Jupiter, King of Planets
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Print Jupiter, King of Planets Reading Comprehension
||edHelper's suggested reading level:
||grades 5 to 6
||Flesch-Kincaid grade level:
||spacecraft, lasting, hydrogen, helium, terrestrial, rotation, atmosphere, orbit, paragraph, comparison, lies, inventor, bands, liquid, nighttime, credit
||Galileo Galilei, Great Red Spot, Giovanni Cassini, Red Spot
Jupiter, King of Planets
By Cindy Grigg
1 Photo shows a side-by-side comparison of Jupiter and Earth. Photo credit: NASA
2 Have you ever tried to guess how many jelly beans are in a jar? Could you guess how many Earths could fit inside a Jupiter-sized jar? Would you guess one hundred? Five hundred? The answer can be found at the end of this story.
3 Jupiter is the biggest planet in our solar system. All seven of the other planets together wouldn't weigh half as much as Jupiter. The Romans named Jupiter for the king of their gods, who was also known as Jove. Jupiter shines brightly in our nighttime sky. Only the moon and the planet Venus are brighter.
4 Jupiter and the Earth are both planets in the same solar system. They do not have much in common other than that. Jupiter is five times farther from the sun than Earth is. Earth is warm enough to have liquid water. Jupiter is very cold. Earth has solid land. Jupiter has none! Earth makes one orbit around the sun in about 365 days. Jupiter's year, however, is about 4,333 days - almost 12 Earth years. That's the time it takes Jupiter to make one trip around the sun moving at a speed of 29,205 mph! A day on Earth is about 24 hours long - the time it takes Earth to make one rotation on its axis. Jupiter, however, rotates very quickly, making one complete turn in nine hours fifty-five minutes. So a whole day and night on Jupiter is less than 10 hours long.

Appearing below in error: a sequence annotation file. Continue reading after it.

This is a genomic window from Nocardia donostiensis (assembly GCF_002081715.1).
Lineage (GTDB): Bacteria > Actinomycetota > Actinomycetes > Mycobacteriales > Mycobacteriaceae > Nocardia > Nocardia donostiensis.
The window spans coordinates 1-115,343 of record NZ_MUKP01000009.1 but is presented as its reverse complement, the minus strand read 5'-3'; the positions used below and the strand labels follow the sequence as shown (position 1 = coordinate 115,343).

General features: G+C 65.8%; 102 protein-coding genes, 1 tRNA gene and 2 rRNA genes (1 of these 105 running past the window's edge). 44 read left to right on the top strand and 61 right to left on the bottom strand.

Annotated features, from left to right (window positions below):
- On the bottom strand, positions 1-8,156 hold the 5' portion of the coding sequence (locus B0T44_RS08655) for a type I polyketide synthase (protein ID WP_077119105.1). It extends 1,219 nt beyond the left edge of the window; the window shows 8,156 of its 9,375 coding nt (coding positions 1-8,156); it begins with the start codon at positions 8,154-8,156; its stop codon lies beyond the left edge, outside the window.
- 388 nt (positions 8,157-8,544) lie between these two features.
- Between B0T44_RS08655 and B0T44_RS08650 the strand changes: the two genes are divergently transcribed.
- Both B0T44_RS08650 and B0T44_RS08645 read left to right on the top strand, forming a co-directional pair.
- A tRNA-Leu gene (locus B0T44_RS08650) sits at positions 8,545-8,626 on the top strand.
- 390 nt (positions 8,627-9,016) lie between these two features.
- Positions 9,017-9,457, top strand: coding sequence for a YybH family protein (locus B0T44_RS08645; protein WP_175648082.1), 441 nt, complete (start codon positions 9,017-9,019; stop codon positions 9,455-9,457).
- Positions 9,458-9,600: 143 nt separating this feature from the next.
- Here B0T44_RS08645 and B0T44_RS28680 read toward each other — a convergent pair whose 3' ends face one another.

5 Over four hundred years ago, the Italian astronomer and inventor Galileo Galilei was the first person to see Jupiter through a telescope. He also saw four of Jupiter's moons. They were later named Io, Callisto, Ganymede, and Europa. The four are often called the Galilean moons, after the man who first saw them. Today we know there are at least sixty-seven moons orbiting Jupiter! Ganymede is larger than the planet Mercury.
Paragraphs 6 to 11:
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